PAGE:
Hurricane Irene was much nicer to Gooseberry – and this region in general – than it was to the people who got hit hardest in the Carolinas, or the people in upstate New York and Vermont who are still contending with floods from the torrential rains.
Of course there just isn’t much to damage on Gooseberry and since it reach out into the ocean as point and doesn’t take the waves broadside, I think it tends to escape the kind of damage East Beach Road received.
I suppose the main question with Gooseberry would be did Irene do serious damage to the causeway? And the answer – at least to my casual eye – is “no.” There are some small rocks and sand and seaweed on top of it. A few of the large rocks were moved around a bit. But I imagine a few days clean up will put everything in order.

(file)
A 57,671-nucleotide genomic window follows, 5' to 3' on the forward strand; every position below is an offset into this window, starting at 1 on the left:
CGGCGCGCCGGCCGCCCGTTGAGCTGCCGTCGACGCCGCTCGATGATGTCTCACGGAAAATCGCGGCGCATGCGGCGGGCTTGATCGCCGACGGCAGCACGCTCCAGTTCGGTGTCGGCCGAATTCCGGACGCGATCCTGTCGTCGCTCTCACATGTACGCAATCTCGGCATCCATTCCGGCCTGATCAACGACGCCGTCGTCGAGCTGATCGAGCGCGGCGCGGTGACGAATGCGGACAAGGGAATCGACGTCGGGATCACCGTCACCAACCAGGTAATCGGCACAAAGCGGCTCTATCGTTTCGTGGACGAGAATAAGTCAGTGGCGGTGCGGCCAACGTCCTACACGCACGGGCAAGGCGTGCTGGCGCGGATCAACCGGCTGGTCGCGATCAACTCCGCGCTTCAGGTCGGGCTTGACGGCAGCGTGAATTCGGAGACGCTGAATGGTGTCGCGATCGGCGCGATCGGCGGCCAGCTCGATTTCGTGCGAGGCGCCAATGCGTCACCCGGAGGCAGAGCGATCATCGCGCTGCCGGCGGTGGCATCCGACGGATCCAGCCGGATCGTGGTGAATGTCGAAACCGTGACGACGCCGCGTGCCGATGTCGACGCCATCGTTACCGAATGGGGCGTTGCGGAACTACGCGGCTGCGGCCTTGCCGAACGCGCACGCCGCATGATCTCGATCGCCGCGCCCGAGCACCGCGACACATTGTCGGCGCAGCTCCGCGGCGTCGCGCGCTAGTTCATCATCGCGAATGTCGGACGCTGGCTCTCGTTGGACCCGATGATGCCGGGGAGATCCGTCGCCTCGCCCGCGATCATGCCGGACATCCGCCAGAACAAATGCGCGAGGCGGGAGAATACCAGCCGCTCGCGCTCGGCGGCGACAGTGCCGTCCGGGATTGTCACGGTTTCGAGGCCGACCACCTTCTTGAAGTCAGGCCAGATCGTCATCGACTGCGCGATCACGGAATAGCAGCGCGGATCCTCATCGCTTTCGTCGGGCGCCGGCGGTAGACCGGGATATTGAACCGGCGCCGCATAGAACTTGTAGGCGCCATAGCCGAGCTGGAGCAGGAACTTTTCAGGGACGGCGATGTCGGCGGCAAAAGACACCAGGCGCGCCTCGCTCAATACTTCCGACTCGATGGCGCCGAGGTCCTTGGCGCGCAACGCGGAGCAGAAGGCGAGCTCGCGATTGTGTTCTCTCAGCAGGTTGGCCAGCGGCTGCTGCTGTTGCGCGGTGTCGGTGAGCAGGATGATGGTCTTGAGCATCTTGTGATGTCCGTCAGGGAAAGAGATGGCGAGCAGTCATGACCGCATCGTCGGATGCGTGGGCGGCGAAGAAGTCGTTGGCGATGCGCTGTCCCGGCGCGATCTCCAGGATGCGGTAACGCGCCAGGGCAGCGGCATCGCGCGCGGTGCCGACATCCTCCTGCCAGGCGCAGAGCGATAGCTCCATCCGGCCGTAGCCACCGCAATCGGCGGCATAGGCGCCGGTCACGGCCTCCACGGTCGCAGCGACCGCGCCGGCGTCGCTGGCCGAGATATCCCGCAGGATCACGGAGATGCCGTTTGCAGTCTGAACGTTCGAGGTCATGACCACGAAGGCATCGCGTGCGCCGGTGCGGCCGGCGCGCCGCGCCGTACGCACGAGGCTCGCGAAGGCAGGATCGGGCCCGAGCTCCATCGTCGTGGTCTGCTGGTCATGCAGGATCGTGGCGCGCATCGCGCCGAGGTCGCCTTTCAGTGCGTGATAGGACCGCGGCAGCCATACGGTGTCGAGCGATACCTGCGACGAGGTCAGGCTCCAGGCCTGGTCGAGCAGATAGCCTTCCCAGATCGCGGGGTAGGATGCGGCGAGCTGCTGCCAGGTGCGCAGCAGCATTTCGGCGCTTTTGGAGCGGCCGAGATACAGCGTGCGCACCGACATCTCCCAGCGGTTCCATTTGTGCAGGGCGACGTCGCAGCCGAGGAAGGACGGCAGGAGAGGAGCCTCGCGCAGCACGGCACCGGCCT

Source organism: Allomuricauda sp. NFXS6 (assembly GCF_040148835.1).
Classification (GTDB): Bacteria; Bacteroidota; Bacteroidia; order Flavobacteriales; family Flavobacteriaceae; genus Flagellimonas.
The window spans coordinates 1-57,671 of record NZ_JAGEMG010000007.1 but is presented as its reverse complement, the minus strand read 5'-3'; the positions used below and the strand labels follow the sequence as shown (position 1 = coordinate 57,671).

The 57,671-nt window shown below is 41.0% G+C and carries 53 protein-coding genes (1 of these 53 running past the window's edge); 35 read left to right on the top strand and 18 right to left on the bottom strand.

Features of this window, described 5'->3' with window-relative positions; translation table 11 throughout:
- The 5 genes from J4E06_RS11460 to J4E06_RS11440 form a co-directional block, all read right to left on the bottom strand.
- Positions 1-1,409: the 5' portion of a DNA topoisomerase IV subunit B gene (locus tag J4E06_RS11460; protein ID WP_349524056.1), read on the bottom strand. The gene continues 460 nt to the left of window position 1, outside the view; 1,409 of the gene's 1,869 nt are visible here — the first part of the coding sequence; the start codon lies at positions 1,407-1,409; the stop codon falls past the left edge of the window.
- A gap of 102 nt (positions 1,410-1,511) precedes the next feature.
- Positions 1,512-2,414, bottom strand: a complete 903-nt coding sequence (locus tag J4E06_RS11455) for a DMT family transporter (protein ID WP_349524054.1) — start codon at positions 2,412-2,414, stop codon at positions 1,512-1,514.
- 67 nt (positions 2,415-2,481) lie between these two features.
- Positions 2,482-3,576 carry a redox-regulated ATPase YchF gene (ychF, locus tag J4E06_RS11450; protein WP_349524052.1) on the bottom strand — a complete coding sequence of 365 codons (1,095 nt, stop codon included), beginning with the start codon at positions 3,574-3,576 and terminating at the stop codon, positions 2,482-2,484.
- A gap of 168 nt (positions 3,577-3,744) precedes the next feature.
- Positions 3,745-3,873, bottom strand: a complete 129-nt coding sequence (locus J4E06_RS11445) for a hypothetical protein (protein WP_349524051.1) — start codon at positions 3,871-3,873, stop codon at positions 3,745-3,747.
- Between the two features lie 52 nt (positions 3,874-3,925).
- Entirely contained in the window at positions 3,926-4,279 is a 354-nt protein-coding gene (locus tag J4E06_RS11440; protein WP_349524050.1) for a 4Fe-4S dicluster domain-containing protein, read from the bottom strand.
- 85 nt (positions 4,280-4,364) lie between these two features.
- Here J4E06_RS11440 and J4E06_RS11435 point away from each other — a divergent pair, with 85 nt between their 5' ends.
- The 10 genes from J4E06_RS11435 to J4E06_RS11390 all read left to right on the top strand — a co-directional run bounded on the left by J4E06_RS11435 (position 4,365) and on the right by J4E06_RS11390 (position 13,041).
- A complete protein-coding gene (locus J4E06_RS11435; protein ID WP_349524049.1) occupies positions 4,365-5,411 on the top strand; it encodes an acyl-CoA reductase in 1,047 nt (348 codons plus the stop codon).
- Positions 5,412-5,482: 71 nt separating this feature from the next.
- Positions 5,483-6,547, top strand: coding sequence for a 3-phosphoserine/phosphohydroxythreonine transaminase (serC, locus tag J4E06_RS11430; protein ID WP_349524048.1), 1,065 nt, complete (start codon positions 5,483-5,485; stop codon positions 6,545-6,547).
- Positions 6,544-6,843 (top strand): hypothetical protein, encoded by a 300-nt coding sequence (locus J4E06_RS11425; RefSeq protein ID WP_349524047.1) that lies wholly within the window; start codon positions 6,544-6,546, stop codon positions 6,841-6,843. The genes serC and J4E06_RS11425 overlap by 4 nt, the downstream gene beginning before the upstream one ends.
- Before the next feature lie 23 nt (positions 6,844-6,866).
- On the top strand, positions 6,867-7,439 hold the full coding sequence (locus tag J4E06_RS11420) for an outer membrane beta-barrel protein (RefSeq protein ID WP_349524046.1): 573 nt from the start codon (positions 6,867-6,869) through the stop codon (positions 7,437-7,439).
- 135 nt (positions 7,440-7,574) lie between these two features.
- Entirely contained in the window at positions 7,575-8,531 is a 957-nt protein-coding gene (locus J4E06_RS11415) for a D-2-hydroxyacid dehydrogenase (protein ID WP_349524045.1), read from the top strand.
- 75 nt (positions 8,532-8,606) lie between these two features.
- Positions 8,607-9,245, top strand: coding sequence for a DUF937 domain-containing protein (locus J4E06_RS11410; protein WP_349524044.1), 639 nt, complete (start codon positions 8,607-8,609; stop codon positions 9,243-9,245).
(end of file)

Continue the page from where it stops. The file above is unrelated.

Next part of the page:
There was a sign and saw horses as soon as I got across the Rt. 88 bridge announcing that the beach was closed and encouraging people to turn around. There was another sign at the start of East beach – much harder hit – that said the road was closed to through traffic.
And I was happy to see lots of healthy bird life as well.
Meanwhile, far out in the Atlantic following a path not unlike that I Irene, or the ’38 hurricane, is Katia – but, of course, it is a long, long way off and many things can happen before it becomes any sort of threat. But I have a feeling we’re reverting to the hurricane pattern of the 1950’s when a lot more storms than usual threatened the East Coast.